A heartwarming story from Portsmouth, Virginia is crossing the wires: A dog found near death by animal control and sent to the Portsmouth Humane Society has been adopted and is doing well in the care of her new owner, a veterinary technician. The dog — named “Hope” by Portsmouth Humane staff — was lucky to survive, as news reports indicated that she was so emaciated and swarmed by flies that animal control officers thought she was dead when they found her.
The dog was lucky for another reason, too. Portsmouth sits across the Elizabeth River from Norfolk, home of People for the Ethical Treatment of Animals’ shelter of horrors, where last year the group killed nearly 90 percent of the pets in the group’s care. If circumstances were different, Hope might have needed to abandon all hope.
PETA defends this wanton slaughter of pets by protesting that they are compassionate. Ingrid Newkirk, PETA’s president, argues thusly:
We run a shelter but in the most merciful way. We help–because no one else will–the animals who are society’s rejects in the area near our Virginia headquarters. These animals are aggressive, feral, on death’s door (often with large tumors hanging from their bodies), or otherwise unadoptable.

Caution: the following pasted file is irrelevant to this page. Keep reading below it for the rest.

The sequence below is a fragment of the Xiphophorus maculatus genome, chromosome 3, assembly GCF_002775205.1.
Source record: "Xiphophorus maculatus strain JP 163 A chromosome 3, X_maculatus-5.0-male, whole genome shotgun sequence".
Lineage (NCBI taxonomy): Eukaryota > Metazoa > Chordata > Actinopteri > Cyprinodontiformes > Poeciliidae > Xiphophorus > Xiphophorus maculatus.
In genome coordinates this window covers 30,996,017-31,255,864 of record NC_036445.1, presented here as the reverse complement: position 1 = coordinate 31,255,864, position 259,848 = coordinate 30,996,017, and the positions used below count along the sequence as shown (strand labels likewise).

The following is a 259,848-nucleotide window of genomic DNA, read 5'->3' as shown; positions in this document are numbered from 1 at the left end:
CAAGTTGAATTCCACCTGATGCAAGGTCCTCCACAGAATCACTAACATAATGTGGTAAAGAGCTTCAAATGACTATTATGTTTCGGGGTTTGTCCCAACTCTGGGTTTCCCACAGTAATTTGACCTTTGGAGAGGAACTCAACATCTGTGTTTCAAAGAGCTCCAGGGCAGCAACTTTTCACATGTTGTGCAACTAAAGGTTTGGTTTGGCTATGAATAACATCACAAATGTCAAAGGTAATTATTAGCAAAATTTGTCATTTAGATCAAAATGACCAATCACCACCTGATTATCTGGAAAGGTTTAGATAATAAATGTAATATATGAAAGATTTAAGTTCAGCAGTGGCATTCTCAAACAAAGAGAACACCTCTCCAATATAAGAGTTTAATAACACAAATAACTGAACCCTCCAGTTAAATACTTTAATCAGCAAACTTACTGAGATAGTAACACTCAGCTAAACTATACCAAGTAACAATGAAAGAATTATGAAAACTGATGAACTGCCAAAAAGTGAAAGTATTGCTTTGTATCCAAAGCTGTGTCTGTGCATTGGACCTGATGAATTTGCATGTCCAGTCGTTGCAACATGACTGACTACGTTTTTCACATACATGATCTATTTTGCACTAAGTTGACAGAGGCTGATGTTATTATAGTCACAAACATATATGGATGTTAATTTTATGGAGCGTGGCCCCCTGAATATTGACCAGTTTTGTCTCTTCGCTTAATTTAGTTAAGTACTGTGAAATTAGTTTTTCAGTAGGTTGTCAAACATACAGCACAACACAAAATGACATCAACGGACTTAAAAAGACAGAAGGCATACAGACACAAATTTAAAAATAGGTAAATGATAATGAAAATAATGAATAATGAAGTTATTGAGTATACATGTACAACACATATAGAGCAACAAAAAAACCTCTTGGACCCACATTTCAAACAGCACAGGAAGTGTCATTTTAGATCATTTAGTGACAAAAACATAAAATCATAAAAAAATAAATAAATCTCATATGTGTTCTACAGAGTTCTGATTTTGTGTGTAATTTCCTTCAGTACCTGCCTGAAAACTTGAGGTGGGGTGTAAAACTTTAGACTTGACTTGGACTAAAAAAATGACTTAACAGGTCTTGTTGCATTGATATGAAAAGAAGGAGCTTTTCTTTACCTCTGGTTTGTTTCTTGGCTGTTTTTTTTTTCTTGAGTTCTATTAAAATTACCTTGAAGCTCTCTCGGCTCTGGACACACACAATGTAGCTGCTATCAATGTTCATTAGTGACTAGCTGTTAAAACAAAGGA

While there is plenty of evidence that disputes the “death’s door” claim by Newkirk, it stands to reason that Hope, having been found so emaciated that trained dog wardens thought her dead, would not have any hope in PETA’s shelter. Perhaps they should call the recovering dog “Lucky,” since she not only survived a delinquent former owner but avoided being the recently killed subject of a PETA self-defending “but we only kill desperate animals” blog post.
As for “aggressive” dogs, what about the animals seized as part of the Michael Vick dogfighting case in Surry — again, not far from PETA’s HQ? Many of the animals were rehabilitated through hard work and have new homes. They may well have been put down if they had been given to PETA.
So if PETA isn’t saving these pets with its $30 million annual budget, what is the animal liberation group that hasn’t seen a press event it didn’t like up to? Buying drones. No, seriously: U.S. News reports that PETA will “‘soon have some impressive new weapons at its disposal […]’ and that it is ‘shopping for one or more drone aircraft.’” The drones would be used by PETA to “stalk” hunters. Even though the group denies that it wants to arm its new, expensive spy toys, given PETA’s history of supporting violent extremists the rhetoric about “weapons” is chilling. But this all may be pointless, because if armed hunters don’t like drones…
So, donors have a choice: Rehabilitate sick dogs by donating to their local shelters, or help a multimillion dollar national group buy drones, while it kills pets in the name of mercy. Sounds like an easy choice to us.